|My dream is to become a nurse, or if not, go to Europe. I'd like to marry a white man and become white myself. I couldn't be completely white, that's not possible, but cream is good for whitening the skin.|
So would it be a mistake for African Americans to read this as internalized self-hate? Or should we assume that something entirely different and specific to Congo is going on? Below, I push against two opposing positions:
1) that Africans (i.e. black people) get the same message everywhere or that
2) the traditional black North American analysis (internalized "self-hate") is outmoded.
Context certainly matters. But the flip side is that we can try so hard to be sophisticated in our analysis that we can miss the obvious. I have seen about half of west Africa and I have talked about race with Africans all over the continent for about 13 years. Every nation in Africa that I know of has individuals who struggle with internalized self-hate (in many instances the white Jesus complex is a primary culprit).
Yes we can go on for hours about complexity and nuance. In fact just yesterday I came across a quote from a DRC villager who has a very astute critique of Europeans (p.14) Perhaps we could do the city-village thing and hypothesize that urban people are more colonized than village folks. We can raise issues about translation and what not. Indeed, we can dance around this issue all day and night. But I don't think its off the mark to conclude that this young sister who talks about bleaching her beautiful black skin, becoming white and marrying a white man is struggling with a colonized mentality.
Would it be better to consider that this Congolese sister desires a better life as opposed to wanting pale skin?
Certainly. But we have been raising these same questions in the US for centuries. When someone desires a better life by bleaching or marrying white or passing it suggests that the individual or group in question is suffered from internalized self-hate. That was Biko's (1970s) analysis. And before him Malcolm X (1960s). And before him Marcus Garvey (1920s). And before him David Walker (1829, p.11). Internalized self-hate and the desire for a better life are not mutually exclusive. The desire to seek a better station in life by bleaching your skin or marrying white people are outcomes of racism/white supremacy. You don't have to understand racism to be a victim of racism.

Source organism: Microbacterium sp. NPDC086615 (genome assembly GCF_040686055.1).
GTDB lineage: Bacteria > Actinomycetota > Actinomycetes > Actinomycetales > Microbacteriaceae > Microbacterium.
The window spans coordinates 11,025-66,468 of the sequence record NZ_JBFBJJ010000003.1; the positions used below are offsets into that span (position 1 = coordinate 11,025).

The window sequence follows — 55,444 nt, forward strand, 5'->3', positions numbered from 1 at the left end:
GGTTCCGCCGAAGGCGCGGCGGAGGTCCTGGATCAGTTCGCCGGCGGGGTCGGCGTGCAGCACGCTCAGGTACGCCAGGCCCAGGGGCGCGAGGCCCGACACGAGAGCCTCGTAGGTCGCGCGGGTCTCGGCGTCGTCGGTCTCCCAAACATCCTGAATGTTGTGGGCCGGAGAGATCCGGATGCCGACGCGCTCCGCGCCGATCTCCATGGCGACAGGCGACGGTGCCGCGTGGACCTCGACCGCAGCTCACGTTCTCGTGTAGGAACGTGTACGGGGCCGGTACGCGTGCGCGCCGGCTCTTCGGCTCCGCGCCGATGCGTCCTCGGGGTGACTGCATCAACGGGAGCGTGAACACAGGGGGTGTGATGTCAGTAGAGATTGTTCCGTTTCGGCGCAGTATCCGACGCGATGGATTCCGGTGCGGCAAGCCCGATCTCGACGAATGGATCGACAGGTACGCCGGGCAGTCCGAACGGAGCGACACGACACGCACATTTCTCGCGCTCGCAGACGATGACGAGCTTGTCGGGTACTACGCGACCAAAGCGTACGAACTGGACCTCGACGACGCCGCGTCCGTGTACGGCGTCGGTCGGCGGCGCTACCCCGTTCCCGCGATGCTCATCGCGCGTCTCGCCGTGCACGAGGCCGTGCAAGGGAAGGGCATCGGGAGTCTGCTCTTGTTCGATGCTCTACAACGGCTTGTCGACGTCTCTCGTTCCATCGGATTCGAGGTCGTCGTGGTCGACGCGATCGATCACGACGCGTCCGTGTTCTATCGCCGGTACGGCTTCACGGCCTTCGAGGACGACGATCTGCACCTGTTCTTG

However, there is a danger in imposing African American assumptions on DRC realities. Clearly, internalized self-hate in DRC is not quite the same as internalized self-hate in Compton or Chicago. But I happen to think that internalized self-hate is a good baseline from which to think more comprehensively about the universal impact of white supremacy in specific places. So, again, my argument is that self-hate and the desire for a better life are not mutually exclusive. An externally imposed (i.e. imposed by white people) inferiority complex is the baseline from which we may raise a host of issues both local and translocal. The mistake, therefore, is not drawing upon older models or black North American models. Rather, the mistake would be to stop asking questions beyond the (correct) assumption of self-loathing.
View more @BBC News - In pictures: The DR Congo at 50
tags: congo, race, post-colonial, aesthetics, beauty, mental slavery